What Food And Drinks Do Participants Want at Energy Stations? 

If you host a medium to long race, an essential part of the planning of the race usually includes fuelling your participants. What should you offer them? What food and drinks will keep them satisfied, fuelled and strong to finish your challenging course? In this article, you’ll find out what participants prefer and also some good pointers on how to keep your aid stations sustainable and easy to manage. 

What Participants Prefer To Get Served At Energy Stations 

In a recent survey with over 600 race participants, we asked the question, “What food and drinks do you prefer on the race course aid stations?”. You can see the result below. Participants could choose several options by clicking checkboxes. A total of 624 participants were asked in the survey. 

What foods participants want at aid stations graph

Most participants want water and sports drinks to stay hydrated – water was rated slightly higher than sports drinks. On the fuelling side, gels was the most popular selection, closely followed by fruit and bars. It seems the sweet treats are preferred over salty, as chewy candy was slightly more popular than savory choices such as sandwiches, chips, pickles and nuts. 

If I think from my athlete perspective, you really appreciate if there are both sweet and salty/savory options to choose from. I loved to see pickles on a bike race I did in Sweden, and I also appreciate when I can choose “real food” items such as nut bars, dried fruit bars or cut-up fruit like bananas. As a racers, you often start with sweet options as these food items usually contain high sugar that can be absorbed quickly by the body. Towards the end of the race however, you easily get tired of that constant sweet taste in your mouth and just long to brush your teeth! You also start to crave more salty foods like chips, pickles or broth (if it is cold). As you get tired, salty craving usually has a scientific basis as your body is losing salts and minerals – ingesting that sodium (and if possible, also potassium and magnesium from a sports drink) will help a lot. 

It is however hard to cater to every racers personal preference, and you have other things to think about as a race organizer. The food you serve at the aid stations should be:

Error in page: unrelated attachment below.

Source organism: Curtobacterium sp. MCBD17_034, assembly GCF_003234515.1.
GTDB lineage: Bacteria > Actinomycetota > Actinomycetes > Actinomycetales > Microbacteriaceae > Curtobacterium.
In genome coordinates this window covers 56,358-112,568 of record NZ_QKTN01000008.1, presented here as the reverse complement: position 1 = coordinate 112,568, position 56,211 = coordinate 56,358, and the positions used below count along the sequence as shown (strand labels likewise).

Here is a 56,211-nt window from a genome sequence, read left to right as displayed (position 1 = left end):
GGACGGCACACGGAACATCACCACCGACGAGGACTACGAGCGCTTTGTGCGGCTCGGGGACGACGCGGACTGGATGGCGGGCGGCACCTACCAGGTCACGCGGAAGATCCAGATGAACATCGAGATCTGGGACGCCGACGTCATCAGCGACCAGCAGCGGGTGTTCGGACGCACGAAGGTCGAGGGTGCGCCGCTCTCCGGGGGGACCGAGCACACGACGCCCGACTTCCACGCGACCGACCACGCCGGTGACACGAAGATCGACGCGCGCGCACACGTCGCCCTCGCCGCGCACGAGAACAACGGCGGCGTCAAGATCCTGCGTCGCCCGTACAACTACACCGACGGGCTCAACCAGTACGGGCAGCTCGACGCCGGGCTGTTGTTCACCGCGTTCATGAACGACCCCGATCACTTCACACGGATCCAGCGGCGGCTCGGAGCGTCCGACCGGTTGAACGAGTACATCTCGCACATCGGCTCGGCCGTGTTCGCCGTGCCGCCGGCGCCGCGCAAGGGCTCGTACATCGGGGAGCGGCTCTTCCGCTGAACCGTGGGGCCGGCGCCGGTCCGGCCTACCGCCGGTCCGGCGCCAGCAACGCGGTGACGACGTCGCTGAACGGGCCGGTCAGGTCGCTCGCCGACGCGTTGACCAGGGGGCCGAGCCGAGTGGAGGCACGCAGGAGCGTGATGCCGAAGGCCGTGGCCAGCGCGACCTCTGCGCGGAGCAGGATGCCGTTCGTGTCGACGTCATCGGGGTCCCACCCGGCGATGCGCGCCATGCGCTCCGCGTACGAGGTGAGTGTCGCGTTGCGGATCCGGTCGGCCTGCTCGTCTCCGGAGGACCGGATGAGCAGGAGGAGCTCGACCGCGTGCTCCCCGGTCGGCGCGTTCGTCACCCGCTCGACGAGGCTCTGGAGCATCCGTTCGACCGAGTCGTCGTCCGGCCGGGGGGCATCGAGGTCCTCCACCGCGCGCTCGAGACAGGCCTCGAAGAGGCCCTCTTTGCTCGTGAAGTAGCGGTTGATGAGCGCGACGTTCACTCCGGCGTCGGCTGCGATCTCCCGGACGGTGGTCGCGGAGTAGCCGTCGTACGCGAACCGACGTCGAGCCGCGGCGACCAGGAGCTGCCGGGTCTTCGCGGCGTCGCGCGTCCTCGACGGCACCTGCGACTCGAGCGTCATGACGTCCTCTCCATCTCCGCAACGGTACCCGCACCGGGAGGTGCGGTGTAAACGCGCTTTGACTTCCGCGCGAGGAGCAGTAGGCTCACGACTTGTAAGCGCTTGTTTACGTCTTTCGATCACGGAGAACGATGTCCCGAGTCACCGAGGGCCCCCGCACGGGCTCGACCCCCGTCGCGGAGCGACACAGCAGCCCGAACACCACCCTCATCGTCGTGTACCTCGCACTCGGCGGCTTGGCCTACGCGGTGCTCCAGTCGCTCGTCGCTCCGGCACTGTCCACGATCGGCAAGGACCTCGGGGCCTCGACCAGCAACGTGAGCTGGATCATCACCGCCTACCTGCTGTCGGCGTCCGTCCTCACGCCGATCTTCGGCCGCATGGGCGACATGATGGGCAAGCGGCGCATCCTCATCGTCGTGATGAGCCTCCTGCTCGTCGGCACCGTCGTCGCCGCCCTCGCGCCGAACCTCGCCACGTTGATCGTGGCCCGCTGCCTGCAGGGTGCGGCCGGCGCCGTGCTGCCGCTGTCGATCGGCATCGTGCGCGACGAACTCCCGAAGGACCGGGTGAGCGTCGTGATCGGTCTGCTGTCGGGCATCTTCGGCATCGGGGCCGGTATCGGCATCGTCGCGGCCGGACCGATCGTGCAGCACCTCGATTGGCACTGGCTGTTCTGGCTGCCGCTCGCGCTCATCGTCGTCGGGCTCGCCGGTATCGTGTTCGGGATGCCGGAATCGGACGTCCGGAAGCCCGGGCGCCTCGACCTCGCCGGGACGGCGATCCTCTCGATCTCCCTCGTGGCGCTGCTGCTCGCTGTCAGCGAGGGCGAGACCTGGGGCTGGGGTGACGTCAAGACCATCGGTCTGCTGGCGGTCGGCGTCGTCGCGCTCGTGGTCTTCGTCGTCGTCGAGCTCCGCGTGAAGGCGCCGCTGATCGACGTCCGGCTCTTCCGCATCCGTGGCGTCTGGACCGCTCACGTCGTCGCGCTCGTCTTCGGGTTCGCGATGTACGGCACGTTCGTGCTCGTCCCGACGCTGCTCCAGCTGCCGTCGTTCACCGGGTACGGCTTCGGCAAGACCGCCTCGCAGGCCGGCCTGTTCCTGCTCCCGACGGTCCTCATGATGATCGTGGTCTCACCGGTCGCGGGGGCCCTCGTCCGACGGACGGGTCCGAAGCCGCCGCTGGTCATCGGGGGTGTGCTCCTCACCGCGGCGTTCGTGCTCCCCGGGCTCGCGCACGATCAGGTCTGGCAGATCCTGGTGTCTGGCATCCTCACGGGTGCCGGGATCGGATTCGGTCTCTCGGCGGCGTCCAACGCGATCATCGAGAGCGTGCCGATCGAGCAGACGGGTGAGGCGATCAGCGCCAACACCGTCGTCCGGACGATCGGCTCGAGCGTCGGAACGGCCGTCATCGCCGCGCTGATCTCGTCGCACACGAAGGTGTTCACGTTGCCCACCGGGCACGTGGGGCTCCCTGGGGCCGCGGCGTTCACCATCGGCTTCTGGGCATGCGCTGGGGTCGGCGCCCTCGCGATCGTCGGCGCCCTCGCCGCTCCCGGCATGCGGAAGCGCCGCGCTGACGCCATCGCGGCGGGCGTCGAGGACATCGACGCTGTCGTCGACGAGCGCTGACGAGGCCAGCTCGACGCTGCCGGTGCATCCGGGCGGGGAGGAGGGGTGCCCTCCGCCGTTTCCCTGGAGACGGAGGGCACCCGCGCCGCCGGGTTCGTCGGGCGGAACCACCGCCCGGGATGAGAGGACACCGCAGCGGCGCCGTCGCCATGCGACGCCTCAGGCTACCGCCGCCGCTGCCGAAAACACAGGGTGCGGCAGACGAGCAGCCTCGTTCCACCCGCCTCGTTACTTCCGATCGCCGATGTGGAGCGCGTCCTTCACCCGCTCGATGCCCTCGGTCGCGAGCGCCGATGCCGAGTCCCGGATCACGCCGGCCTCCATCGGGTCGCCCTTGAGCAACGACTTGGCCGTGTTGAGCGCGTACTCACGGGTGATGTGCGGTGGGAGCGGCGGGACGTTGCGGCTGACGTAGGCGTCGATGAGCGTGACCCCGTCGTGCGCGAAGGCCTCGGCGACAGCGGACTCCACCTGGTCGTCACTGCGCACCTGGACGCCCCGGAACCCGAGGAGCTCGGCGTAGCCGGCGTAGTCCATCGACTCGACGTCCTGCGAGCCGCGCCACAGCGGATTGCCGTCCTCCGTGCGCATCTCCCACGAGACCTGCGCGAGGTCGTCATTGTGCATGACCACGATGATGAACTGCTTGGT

• Fast-absorbing – give your racers mostly quick energy
  • Easy to eat and chew – when your breath is up your throat, it gets harder to chew! Try to make your racers life easier by offering foods that are easy to swallow. 
  • Fast to grab and easy to hold – you want the stop to be fast so you don’t build up a queue at the station. Ideally, racers should be able to grab some food and run away with it in their hands or put some in a pocket. 
  • Allergy-friendly: try to avoid common allergens in your foods, such as peanuts for example. You can also opt for gluten free alternatives and just make all the food vegan or vegetarian so everyone can eat it without thinking. 

Handle The Logistics Around Energy Stations 

There are plenty of things to keep in mind when you set up your aid stations, and ways to prepare so that things are easier to manage on race day. 

  • Water supply and transport: you will need lots of water to serve participants and also to mix sports drinks. If you have potable water on tapm try and place your aid stations at a place where you can draw a hose or water faucet too. If not, you will have to transport containers of water to your aid station before the race.
  • Price of food: gels will be much more expensive to serve than fruit or nuts for example. You can save money by reducing food waste – cut up bars in small pieces and place them on trays so racers can grab them easily.
  • Messiness and cleanup: prepare the logistics well and make sure you open any wrappers on food and peel bananas, cut up oranges etc. Place trash cans on both sides of the table for racers to throw trash in. Also place two trash cans 10-20 m away from the station so racers can throw any cups / trash on their way out. 

For more logistics tips around the arena, check this article.

How To Keep Your Energy Stations Sustainable 

More and more, racers appreciate and have a deep understanding for race organizations that think one step further when it comes to the environment and sustainability. When asked how they feel when attending a race that makes efforts towards sustainability, 78% are either inspired or content to see that you care. Here are some ways you can make your aid station sustainable: 

  • No wrappers: remove all plastic wrapping on bars and other items
  • Edible wrappers and cups: there are some interesting options on the market nowadays, such as little edible poaches of water, that you can offer racers. They just run by and pop it in their mouth to get a sip of water.
  • Instead of using millions of paper cups, have your participants bring their own silicone cup to get out for each aid station. You can also offer such a reusable cup in the racer bag (it will be good branding for the future!)  
  • Clear rules about littering: if racers throw trash along the course, they get disqualified!
  • Plan a proper course clean up to both remove your course markings, as well as any trash from racers. A fun idea is to make an event of it and make a Plogg 🙂

Good luck! For more tips on how you can make your race sustainable, check out these articles under Sustainability.